CINCINNATI — Some nights, Rev. Peterson Mingo of Christ Temple Full Gospel Baptist Church in Evanston is awoken by a sound that haunts him. It's a sound he's heard while accompanying Cincinnati police officers to the scene of a homicide.
"There have been times when I wake up in the middle of the night, and I can still hear that scream," he said, referring to the scream a mother makes when she discovers her child has been killed.
"I know there are other mothers. There are," Mingo said.
Mingo's own brother was the victim of homicide decades ago. In the years since, the pastor has worked to console survivors of people killed in acts of violence.
Such acts in Cincinnati reached near-record levels during the coronavirus pandemic. Cincinnati police investigated more than 90 homicides in 2020, making it one of the city's deadliest years on record.
Cincinnati City Councilman Steve Goodin thinks the latest COVID-19 relief bill could offer a solution to the rising level of violence.
At a Friday news conference outside Over-the-Rhine's Grant Park, which has seen at least 10 homicides since 2019, Goodin introduced a motion that would immediately allocate a portion of the $290 million in pandemic relief money set aside for Cincinnati by the American Rescue Plan Act to fund a new police recruit class, in the interest of eventually putting more officers on the streets.
"There are still some very, very bad, tough and violent things happening on our streets, and we do need this increased police presence both in a preventative standpoint and an investigative standpoint," Goodin said.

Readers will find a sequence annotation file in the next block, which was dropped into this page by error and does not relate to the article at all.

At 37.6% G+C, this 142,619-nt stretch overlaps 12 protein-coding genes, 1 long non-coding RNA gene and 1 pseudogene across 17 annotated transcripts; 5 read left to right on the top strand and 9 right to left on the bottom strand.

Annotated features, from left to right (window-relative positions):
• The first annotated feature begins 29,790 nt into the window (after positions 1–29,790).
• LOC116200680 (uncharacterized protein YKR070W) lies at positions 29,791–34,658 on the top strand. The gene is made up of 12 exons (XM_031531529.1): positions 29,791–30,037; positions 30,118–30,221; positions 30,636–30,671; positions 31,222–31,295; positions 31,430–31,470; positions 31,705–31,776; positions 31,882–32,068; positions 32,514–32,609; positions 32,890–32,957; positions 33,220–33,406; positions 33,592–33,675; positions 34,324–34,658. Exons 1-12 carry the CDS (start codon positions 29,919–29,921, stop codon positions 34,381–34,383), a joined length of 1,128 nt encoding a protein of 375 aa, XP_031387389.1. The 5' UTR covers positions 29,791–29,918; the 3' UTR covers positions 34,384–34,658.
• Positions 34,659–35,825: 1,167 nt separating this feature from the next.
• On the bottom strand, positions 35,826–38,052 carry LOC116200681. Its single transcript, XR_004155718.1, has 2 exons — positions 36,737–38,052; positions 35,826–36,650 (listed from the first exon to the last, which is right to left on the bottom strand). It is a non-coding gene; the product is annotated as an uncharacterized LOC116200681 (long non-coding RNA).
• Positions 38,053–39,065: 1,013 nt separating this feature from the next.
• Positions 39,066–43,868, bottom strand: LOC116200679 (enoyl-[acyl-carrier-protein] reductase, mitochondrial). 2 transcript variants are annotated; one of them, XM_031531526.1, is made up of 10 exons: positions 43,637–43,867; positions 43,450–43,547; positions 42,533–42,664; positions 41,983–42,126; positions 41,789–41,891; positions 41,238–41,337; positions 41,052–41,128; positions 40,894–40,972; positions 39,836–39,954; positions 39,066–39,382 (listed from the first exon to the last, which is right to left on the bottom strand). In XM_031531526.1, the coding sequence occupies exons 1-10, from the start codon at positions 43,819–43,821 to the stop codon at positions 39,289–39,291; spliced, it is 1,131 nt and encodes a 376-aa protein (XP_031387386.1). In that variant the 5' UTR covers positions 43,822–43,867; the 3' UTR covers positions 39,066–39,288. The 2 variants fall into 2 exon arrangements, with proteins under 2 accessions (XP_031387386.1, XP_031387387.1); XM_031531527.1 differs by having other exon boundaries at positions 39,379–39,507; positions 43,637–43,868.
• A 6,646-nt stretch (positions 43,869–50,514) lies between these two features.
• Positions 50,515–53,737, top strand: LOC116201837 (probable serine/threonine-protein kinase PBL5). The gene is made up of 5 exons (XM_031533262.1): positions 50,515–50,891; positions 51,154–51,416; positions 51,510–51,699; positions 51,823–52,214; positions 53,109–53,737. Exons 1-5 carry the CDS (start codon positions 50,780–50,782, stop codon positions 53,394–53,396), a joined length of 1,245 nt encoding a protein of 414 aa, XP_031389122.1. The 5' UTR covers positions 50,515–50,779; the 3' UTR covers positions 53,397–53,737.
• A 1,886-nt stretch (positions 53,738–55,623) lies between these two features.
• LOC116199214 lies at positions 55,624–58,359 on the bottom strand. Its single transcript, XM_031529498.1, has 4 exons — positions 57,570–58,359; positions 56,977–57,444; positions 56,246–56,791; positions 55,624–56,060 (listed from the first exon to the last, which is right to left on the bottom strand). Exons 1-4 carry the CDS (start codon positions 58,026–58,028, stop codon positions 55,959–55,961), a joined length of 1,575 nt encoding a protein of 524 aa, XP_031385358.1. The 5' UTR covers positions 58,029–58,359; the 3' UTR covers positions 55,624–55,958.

Goodin's plan would also put more money toward training for the department's mental health response team, putting more resources toward Mingo's work. In addition to accompanying officers on homicide runs, he also runs the Rites of Passage Youth and Sports Program.
"I think we need to do a much better job in terms of getting these officers trained in how to interact with these existing programs," Goodin said.
Hope Dudley works with the nonprofit U Can Speak for Me, which advocates for investigating unsolved homicide cases. Her son Chaz's killing remains unsolved.
"We need more technology, upgraded material to help continue to solve these cases. I would like to see more funding to go into the homicide department," she told WCPO.
Goodin's motion comes amid sustained calls on City Hall to reduce funding for the police department, in the wake of George Floyd's death at the hands of a Minneapolis police officer last May. As WCPO previously reported, CPD and other local police agencies already devote staff and resources to employing social workers, some of whom -- like Mingo -- respond to calls with sworn officers.
Goodin's motion -- which would require a follow-up ordinance to become legally binding -- did not specify a particular amount to set aside for a new CPD recruit class this year.
Goodin's colleague, Councilwoman Jan-Michele Kearney, has also put forward a motion suggesting how to spend some of the incoming stimulus money. Her proposal is to allocate $50 million as a one-time deposit into the city's Affordable Housing Trust Fund.
Kearney's motion is independent of a similar proposal headed before voters in May that would amend the City Charter to require City Council set aside $50 million annually for the housing trust fund.